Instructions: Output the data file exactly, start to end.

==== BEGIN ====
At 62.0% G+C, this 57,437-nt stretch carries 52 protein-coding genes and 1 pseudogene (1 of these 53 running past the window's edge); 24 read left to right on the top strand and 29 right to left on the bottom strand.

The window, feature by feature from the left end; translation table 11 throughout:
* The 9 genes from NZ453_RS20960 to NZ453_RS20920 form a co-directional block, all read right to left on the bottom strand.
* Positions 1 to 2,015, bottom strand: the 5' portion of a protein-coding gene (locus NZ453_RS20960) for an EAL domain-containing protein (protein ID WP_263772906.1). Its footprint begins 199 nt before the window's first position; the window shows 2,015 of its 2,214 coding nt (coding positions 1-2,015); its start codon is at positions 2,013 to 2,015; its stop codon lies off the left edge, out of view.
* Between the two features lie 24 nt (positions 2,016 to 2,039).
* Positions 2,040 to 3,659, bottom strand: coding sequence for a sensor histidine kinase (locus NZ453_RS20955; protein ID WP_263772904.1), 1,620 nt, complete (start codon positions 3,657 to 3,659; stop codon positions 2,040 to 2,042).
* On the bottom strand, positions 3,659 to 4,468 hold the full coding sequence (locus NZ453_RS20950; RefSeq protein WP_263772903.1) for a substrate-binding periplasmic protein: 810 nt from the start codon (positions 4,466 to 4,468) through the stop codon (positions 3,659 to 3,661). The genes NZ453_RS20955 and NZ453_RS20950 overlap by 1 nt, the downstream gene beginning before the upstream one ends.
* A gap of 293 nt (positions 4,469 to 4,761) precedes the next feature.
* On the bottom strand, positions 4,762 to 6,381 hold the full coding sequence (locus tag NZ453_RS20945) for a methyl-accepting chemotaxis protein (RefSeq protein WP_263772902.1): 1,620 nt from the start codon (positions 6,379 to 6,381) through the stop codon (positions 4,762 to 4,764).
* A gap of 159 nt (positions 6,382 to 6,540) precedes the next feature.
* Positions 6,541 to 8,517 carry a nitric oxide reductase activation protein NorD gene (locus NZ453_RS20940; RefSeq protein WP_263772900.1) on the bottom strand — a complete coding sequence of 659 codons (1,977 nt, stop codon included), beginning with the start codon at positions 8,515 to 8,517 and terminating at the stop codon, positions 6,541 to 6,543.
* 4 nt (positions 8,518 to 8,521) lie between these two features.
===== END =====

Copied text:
At 62.0% G+C, this 57,437-nt stretch carries 52 protein-coding genes and 1 pseudogene (1 of these 53 running past the window's edge); 24 read left to right on the top strand and 29 right to left on the bottom strand.

The window, feature by feature from the left end; translation table 11 throughout:
* The 9 genes from NZ453_RS20960 to NZ453_RS20920 form a co-directional block, all read right to left on the bottom strand.
* Positions 1 to 2,015, bottom strand: the 5' portion of a protein-coding gene (locus NZ453_RS20960) for an EAL domain-containing protein (protein ID WP_263772906.1). Its footprint begins 199 nt before the window's first position; the window shows 2,015 of its 2,214 coding nt (coding positions 1-2,015); its start codon is at positions 2,013 to 2,015; its stop codon lies off the left edge, out of view.
* Between the two features lie 24 nt (positions 2,016 to 2,039).
* Positions 2,040 to 3,659, bottom strand: coding sequence for a sensor histidine kinase (locus NZ453_RS20955; protein ID WP_263772904.1), 1,620 nt, complete (start codon positions 3,657 to 3,659; stop codon positions 2,040 to 2,042).
* On the bottom strand, positions 3,659 to 4,468 hold the full coding sequence (locus NZ453_RS20950; RefSeq protein WP_263772903.1) for a substrate-binding periplasmic protein: 810 nt from the start codon (positions 4,466 to 4,468) through the stop codon (positions 3,659 to 3,661). The genes NZ453_RS20955 and NZ453_RS20950 overlap by 1 nt, the downstream gene beginning before the upstream one ends.
* A gap of 293 nt (positions 4,469 to 4,761) precedes the next feature.
* On the bottom strand, positions 4,762 to 6,381 hold the full coding sequence (locus tag NZ453_RS20945) for a methyl-accepting chemotaxis protein (RefSeq protein WP_263772902.1): 1,620 nt from the start codon (positions 6,379 to 6,381) through the stop codon (positions 4,762 to 4,764).
* A gap of 159 nt (positions 6,382 to 6,540) precedes the next feature.
* Positions 6,541 to 8,517 carry a nitric oxide reductase activation protein NorD gene (locus NZ453_RS20940; RefSeq protein WP_263772900.1) on the bottom strand — a complete coding sequence of 659 codons (1,977 nt, stop codon included), beginning with the start codon at positions 8,515 to 8,517 and terminating at the stop codon, positions 6,541 to 6,543.
* 4 nt (positions 8,518 to 8,521) lie between these two features.